Sunday, March 20, 2011

Education Reform: Boondoggling along

As SB736/HB7019 heads to Governor Scott's desk for signature, questions continue on costs. The Senate Pre-K12 Appropriations subcommittee peppered Commissioner Smith on costs, even though these committee members are the most knowledgeable on the question of costs. An article in the Tampa Gradebook asked if the questions indicate the bill went through too fast. Race to the Top funds will pay for most of the development of new tests, but no word on funding after federal funds run out. The merit pay portion of the bill receives no new money. Governor Scott indicates that he will sign the bill without answers to basic costs question indicating he is apparently satisfied that there will be no impact on taxpayers.

President Obama has presented his educational reform "Blueprint" modifying portions of No Child Left Behind, a welcome aspect; however, the plan includes additional testing to measure growth before the high-stakes test and pinpoint areas that require more attention. The rationale is that the correct things are not being tested. Congress is in a budget cutting mood and education will not get special attention on the chopping block.

Nationwide, parent unhappiness over the obsession with testing is getting some notice.

Duncan last September said he has visited 42 states and that nearly everywhere he went, teachers, parents, principals and lawmakers complained that what's taught in school is narrowing as more teachers focus on improving scores in standardized tests, especially in schools with large numbers of disadvantaged students.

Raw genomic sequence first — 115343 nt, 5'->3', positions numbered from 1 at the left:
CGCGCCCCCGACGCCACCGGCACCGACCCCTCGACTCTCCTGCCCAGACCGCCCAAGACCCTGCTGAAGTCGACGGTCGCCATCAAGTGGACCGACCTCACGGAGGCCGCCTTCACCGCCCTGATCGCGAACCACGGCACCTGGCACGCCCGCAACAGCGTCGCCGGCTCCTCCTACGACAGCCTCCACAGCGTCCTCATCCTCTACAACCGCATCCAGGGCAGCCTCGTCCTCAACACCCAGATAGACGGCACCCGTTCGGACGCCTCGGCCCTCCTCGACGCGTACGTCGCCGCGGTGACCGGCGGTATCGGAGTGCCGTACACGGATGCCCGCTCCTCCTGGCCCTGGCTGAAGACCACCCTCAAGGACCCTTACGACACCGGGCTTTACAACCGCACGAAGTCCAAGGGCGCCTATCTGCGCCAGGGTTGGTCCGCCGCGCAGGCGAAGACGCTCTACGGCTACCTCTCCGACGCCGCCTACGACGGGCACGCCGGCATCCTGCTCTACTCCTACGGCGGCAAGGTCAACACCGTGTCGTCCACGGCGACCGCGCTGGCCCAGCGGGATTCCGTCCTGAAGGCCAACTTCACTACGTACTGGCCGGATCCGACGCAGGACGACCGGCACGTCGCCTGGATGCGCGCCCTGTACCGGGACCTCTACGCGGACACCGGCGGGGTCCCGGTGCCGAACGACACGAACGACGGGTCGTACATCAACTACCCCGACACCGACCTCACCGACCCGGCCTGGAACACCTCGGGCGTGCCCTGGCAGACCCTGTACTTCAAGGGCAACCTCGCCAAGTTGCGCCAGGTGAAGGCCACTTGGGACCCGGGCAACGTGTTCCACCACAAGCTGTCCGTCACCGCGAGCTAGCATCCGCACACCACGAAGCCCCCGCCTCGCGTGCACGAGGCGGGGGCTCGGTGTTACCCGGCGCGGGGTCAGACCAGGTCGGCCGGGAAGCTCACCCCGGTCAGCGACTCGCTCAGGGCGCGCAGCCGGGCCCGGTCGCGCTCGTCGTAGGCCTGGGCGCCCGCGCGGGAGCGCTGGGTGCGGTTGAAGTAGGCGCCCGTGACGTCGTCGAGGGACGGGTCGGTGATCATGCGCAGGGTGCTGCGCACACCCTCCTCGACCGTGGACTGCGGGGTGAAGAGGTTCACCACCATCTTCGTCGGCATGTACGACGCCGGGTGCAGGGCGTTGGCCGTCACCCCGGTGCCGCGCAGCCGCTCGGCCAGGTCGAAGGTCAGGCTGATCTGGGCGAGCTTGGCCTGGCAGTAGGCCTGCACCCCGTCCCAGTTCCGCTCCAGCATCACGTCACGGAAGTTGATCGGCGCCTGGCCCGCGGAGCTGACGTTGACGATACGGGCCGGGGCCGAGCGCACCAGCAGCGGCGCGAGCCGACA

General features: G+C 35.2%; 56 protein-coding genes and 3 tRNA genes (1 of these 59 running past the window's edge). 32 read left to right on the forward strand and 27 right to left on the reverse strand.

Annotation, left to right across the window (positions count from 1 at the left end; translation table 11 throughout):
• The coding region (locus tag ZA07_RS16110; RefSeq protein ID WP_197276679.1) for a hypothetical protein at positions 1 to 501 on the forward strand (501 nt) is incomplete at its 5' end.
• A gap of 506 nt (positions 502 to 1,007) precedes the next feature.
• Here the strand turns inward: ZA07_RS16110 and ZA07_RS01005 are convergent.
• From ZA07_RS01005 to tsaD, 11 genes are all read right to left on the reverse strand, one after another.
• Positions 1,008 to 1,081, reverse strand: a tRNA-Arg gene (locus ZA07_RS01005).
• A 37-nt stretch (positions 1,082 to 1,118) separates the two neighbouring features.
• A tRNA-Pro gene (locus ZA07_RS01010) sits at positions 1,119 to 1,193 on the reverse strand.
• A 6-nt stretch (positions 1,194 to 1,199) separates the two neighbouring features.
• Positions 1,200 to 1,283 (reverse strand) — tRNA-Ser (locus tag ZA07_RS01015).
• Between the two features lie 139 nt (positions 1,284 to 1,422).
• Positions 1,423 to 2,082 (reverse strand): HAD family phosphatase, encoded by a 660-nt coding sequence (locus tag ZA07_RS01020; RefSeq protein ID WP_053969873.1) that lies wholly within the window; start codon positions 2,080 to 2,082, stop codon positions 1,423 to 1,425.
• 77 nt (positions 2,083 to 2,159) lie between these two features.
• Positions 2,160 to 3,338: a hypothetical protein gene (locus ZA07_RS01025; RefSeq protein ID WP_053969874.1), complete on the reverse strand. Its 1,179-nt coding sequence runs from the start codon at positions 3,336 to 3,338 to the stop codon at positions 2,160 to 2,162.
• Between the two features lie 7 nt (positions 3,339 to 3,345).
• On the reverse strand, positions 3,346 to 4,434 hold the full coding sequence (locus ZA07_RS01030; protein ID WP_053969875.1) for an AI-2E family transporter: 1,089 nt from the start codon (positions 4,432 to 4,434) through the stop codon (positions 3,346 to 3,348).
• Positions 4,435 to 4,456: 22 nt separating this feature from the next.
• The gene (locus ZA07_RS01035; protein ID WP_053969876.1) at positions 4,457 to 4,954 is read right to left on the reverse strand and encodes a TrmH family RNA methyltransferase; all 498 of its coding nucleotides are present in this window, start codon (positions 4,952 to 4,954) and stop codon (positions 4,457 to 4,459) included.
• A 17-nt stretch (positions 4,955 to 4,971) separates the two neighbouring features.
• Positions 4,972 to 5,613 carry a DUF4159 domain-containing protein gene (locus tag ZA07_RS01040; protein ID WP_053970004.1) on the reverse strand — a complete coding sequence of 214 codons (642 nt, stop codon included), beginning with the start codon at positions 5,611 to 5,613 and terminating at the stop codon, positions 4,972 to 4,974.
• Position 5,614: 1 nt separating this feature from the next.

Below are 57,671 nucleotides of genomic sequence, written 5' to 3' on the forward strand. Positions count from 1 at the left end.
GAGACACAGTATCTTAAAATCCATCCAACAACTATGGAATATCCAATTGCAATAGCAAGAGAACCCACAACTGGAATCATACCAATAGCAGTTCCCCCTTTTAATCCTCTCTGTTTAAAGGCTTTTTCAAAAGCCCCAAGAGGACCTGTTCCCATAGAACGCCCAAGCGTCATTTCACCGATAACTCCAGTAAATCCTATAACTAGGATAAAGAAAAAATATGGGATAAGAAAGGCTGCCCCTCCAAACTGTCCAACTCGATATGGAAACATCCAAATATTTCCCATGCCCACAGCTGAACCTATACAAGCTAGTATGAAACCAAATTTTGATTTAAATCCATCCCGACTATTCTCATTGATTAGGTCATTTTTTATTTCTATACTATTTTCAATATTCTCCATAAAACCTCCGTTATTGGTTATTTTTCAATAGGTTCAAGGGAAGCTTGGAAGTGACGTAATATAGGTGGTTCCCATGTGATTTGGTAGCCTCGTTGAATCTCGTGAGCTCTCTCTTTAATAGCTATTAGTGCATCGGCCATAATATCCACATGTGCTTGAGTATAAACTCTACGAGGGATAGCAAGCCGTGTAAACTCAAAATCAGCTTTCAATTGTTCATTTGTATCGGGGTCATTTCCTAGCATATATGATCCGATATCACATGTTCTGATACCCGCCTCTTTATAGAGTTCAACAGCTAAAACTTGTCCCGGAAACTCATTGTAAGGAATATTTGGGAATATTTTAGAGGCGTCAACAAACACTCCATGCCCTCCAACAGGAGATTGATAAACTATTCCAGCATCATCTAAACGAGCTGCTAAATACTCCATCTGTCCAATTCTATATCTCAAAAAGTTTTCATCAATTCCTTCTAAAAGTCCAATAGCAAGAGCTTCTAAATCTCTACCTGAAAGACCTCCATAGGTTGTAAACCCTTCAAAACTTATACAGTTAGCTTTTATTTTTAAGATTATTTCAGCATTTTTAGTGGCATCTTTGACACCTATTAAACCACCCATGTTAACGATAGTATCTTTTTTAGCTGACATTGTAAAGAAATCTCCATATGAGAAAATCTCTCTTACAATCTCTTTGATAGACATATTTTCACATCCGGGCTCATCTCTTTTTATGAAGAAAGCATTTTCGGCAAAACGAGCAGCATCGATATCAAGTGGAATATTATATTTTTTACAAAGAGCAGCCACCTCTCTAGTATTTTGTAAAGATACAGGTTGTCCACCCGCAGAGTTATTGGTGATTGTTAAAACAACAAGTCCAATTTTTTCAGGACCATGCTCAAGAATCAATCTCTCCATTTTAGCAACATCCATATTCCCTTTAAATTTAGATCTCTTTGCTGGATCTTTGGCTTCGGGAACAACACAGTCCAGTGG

Pennsylvania allows parents to "opt out" of standardized testing and there is a movement to do just that in order to cause a shift away from schools as testing factories.
Under Pennsylvania Code Title 22 Chapter 4, section 4 (d)(5), parents have the right to opt out of testing for their children. The exemption is “religious,” but the Pennsylvania Department of Education confirmed this includes any moral, psychological, philosophical or even medical objection. The reason cannot be challenged.
A large national "opt-out" movement, will impact the quantity and frequency of tests and the way the results are used. Such a movement would impact the vast amount of dollars spent on test development, scoring, and implementation costs. Apparently, the only "opt-out" provision available in Florida is to homeschool or find a private school, where other accountability rules apply.

Against this backdrop, there are clear supporters of maintaining the status quo on the testing routine.


  1. I have the entire database of the recent PISA test results, every student, every test, every question (as I have all the past PISA exams and TIMSS exams). I have poured through these results countless evenings and our students did poorly indeed and I work with inventors and artists and every other imanginable type of successful person, and they would not have these scores. But we do have some students that are making the grade, it depends on the school and the students going to the school.

    A recent analsysis of a lie regarding PISA results...

  2. I will take a look at your research.